Where the iPad shines is that it is the appliance computer idea that the Mac was supposed to be all those years ago. You buy one, you start using it, and there’s little maintenance. I have a TiVo and just about anyone who comes and visits can use it without any explanation. Computers aren’t like that—if you’re familiar with Windows, Mac OS X may take a bit of getting used to. The iPhone OS doesn’t need that adjustment step. You pick what you want to do and you go about your business. For those who aren’t familiar or comfortable with computers, there isn’t the confusion of when to click, double-click, or right-click. There isn’t much to really worry about as far as where things are stored or keeping track of your file system. The iPad is the computer that gets out of your way.

While iOS has gotten more complex and one iPad model and size became multiple, this philosophy continues. While it hasn’t been able to replace traditional desktop computers for everyone, some of my earliest concerns were fixed by iOS 5:

Unfortunately, there is one fatal flaw with the iPad—it’s still dependent on another computer. For many, an iPad would be able to replace a computer for everyday tasks, but you still need a computer to set it up, load music on it (apart from iTunes purchases), and update the operating system. The iPad (at least right now) cannot print directly from every application either. These two things will make it dependent on a computer (for the time being)…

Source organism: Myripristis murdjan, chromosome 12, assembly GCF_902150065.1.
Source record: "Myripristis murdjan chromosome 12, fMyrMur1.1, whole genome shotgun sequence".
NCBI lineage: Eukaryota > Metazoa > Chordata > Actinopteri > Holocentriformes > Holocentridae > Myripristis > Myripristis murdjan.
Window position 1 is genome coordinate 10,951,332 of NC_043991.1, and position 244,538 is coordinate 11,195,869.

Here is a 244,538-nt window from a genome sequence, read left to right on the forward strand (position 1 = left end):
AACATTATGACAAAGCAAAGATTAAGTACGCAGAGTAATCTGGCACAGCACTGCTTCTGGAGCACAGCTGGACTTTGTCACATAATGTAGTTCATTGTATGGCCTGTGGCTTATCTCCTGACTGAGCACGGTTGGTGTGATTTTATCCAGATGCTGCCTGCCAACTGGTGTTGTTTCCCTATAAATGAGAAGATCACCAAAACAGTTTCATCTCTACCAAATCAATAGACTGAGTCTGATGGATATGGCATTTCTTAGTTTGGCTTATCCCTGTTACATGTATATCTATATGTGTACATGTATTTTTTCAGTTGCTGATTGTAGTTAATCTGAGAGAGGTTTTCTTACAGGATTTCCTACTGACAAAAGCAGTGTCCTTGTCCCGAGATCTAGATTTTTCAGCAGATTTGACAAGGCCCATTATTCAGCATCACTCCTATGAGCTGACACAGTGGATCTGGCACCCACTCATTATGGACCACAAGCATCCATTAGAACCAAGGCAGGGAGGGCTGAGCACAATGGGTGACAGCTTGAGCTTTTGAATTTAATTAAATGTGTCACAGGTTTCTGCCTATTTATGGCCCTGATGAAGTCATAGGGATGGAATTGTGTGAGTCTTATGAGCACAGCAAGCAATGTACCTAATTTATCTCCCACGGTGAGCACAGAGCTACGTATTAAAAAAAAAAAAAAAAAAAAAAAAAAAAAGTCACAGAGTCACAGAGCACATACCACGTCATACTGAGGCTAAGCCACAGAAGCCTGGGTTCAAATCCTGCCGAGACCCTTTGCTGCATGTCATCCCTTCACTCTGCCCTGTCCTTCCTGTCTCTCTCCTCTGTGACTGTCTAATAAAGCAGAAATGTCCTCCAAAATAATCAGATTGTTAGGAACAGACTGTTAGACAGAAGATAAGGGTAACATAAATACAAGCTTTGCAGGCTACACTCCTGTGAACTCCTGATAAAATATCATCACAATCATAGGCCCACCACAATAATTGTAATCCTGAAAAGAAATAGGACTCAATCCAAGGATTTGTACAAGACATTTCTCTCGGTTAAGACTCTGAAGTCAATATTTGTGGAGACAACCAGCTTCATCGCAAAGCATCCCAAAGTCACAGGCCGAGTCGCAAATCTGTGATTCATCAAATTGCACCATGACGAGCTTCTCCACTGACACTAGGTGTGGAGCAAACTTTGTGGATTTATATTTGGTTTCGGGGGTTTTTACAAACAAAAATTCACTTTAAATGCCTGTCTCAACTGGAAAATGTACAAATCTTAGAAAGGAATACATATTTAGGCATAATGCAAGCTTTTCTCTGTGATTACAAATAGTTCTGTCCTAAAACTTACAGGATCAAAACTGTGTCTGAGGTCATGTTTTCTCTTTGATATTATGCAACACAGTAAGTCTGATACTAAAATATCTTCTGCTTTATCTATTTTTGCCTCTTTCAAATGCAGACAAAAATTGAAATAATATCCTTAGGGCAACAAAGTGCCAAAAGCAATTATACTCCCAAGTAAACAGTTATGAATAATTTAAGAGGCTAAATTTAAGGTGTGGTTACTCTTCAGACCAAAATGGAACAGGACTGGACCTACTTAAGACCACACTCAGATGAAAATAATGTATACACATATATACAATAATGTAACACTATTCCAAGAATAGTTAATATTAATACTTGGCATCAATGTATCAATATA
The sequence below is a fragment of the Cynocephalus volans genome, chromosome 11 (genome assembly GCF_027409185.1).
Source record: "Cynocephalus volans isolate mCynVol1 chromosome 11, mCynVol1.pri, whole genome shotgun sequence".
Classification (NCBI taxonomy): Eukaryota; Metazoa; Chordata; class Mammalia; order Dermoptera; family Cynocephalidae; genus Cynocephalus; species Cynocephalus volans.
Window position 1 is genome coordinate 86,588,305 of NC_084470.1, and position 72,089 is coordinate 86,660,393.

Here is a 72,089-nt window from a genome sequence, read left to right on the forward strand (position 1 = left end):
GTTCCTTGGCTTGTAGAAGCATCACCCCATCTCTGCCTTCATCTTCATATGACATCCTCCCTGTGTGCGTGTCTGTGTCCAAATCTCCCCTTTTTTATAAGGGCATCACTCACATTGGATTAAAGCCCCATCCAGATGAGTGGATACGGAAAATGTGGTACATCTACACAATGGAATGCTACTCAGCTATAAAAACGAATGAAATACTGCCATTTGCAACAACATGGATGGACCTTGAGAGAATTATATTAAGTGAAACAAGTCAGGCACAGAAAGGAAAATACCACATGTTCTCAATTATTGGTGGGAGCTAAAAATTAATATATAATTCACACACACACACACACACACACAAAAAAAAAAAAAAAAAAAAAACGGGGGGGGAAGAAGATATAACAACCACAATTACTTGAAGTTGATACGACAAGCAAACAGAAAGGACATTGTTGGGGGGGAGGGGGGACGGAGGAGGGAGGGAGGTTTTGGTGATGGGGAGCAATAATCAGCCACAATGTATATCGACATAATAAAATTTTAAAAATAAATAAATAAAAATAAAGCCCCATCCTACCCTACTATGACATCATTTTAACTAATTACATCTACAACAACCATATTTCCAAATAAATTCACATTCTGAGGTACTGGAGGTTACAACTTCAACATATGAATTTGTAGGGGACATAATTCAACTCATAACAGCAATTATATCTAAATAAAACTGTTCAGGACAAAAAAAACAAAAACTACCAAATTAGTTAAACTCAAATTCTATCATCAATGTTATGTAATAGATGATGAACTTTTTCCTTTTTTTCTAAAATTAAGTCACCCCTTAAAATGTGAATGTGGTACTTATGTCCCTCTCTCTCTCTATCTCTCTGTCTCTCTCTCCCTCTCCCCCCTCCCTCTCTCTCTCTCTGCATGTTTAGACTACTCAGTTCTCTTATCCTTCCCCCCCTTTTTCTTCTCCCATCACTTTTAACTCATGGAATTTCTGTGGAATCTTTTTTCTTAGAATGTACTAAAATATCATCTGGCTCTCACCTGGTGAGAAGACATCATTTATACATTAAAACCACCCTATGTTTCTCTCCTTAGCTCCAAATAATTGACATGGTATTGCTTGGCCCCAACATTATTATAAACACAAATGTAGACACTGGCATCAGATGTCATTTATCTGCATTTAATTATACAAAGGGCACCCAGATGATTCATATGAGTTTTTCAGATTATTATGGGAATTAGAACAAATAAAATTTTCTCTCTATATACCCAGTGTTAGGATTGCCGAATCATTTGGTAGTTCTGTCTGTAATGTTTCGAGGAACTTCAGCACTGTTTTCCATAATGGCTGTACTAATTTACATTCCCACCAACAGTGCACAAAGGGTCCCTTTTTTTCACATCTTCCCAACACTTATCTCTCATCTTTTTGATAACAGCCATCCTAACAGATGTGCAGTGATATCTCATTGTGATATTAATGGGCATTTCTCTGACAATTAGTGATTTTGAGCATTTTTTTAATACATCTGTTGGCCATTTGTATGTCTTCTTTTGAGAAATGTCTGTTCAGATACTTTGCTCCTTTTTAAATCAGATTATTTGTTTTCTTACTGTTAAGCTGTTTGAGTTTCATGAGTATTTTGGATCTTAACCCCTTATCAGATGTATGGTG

Finally, I think the phrase at this time should have been used as a qualifier:

I could never go iPad-only, as I need specialized software such as an FTP client, HTML editor, video editor, and more, but for the majority of the population who just need basics, the iPad could really give traditional computers a run for their money.

Going back through my old posts regarding the iPad, I’ve gained a better appreciation of how much things have changed and improved, despite the constant reports of doom and gloom. Places where the iPad has really demonstrated its strengths include content consumption, education, ultra-portable applications, kiosks, and other places where traditional computers were either too large, too complex, or required too much maintenance and support. Only now are we fully starting to see iPads becoming primary computers outside of those with very intentional workflows and I find that amazing.

April 7, 2017

Link: Contact Less ☍

Horace Dediu:

When applying this dichotomy to competition, we need to be careful about who we define as competitors. Note that I said that Apple Pay is in a fight with non-consumption. It’s tempting to say Apple Pay competes with some other payment system like Samsung Pay or Google Pay. But none of these alternatives are as powerful as the existing mix of contact payment systems: cash, credit card magnetic swiping and some other hybrid of codes and user experiences (especially online.)

I’ve had a few friends joke about how many ____ Pay services are out there now. While it may be a bit silly that Apple, Google, and then many Android phone manufacturers are introducing their own payment systems, all have one thing in common—NFC. If one works, generally, they all work. Because of this, it’s more about getting a merchant to accept any of these than for Apple to win and Google to lose.

Apple Pay also has the web/in-app component, which is in the works for Android Pay, but I’ve enjoyed this more in that I’m not entering my details multiple times (shipping & billing) or storing my actual card data with a particular merchant or service. That may be the big win for Apple Pay in the long run.